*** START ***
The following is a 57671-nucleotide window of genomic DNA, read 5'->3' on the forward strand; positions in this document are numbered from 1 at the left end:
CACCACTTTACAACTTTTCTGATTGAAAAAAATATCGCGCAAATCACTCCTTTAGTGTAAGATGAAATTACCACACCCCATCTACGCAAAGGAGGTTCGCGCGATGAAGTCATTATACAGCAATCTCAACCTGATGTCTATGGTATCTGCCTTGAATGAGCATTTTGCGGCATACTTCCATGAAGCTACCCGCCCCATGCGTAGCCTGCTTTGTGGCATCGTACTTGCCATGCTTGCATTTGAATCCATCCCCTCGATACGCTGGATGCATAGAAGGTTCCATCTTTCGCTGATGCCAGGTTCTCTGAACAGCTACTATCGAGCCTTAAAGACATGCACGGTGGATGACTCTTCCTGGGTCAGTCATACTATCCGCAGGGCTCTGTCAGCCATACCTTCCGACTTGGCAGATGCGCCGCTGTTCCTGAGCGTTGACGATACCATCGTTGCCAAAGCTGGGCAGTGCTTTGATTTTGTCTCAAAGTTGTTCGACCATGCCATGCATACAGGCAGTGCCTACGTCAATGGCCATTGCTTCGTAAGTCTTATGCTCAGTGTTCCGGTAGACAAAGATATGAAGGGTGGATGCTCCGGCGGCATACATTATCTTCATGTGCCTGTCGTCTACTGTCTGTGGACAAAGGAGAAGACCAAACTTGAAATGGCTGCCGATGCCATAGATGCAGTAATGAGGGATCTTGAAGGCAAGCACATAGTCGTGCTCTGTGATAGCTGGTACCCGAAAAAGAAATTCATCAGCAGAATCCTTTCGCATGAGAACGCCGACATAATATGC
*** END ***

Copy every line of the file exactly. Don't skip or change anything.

The following is a 57671-nucleotide window of genomic DNA, read 5'->3' on the forward strand; positions in this document are numbered from 1 at the left end:
CACCACTTTACAACTTTTCTGATTGAAAAAAATATCGCGCAAATCACTCCTTTAGTGTAAGATGAAATTACCACACCCCATCTACGCAAAGGAGGTTCGCGCGATGAAGTCATTATACAGCAATCTCAACCTGATGTCTATGGTATCTGCCTTGAATGAGCATTTTGCGGCATACTTCCATGAAGCTACCCGCCCCATGCGTAGCCTGCTTTGTGGCATCGTACTTGCCATGCTTGCATTTGAATCCATCCCCTCGATACGCTGGATGCATAGAAGGTTCCATCTTTCGCTGATGCCAGGTTCTCTGAACAGCTACTATCGAGCCTTAAAGACATGCACGGTGGATGACTCTTCCTGGGTCAGTCATACTATCCGCAGGGCTCTGTCAGCCATACCTTCCGACTTGGCAGATGCGCCGCTGTTCCTGAGCGTTGACGATACCATCGTTGCCAAAGCTGGGCAGTGCTTTGATTTTGTCTCAAAGTTGTTCGACCATGCCATGCATACAGGCAGTGCCTACGTCAATGGCCATTGCTTCGTAAGTCTTATGCTCAGTGTTCCGGTAGACAAAGATATGAAGGGTGGATGCTCCGGCGGCATACATTATCTTCATGTGCCTGTCGTCTACTGTCTGTGGACAAAGGAGAAGACCAAACTTGAAATGGCTGCCGATGCCATAGATGCAGTAATGAGGGATCTTGAAGGCAAGCACATAGTCGTGCTCTGTGATAGCTGGTACCCGAAAAAGAAATTCATCAGCAGAATCCTTTCGCATGAGAACGCCGACATAATATGC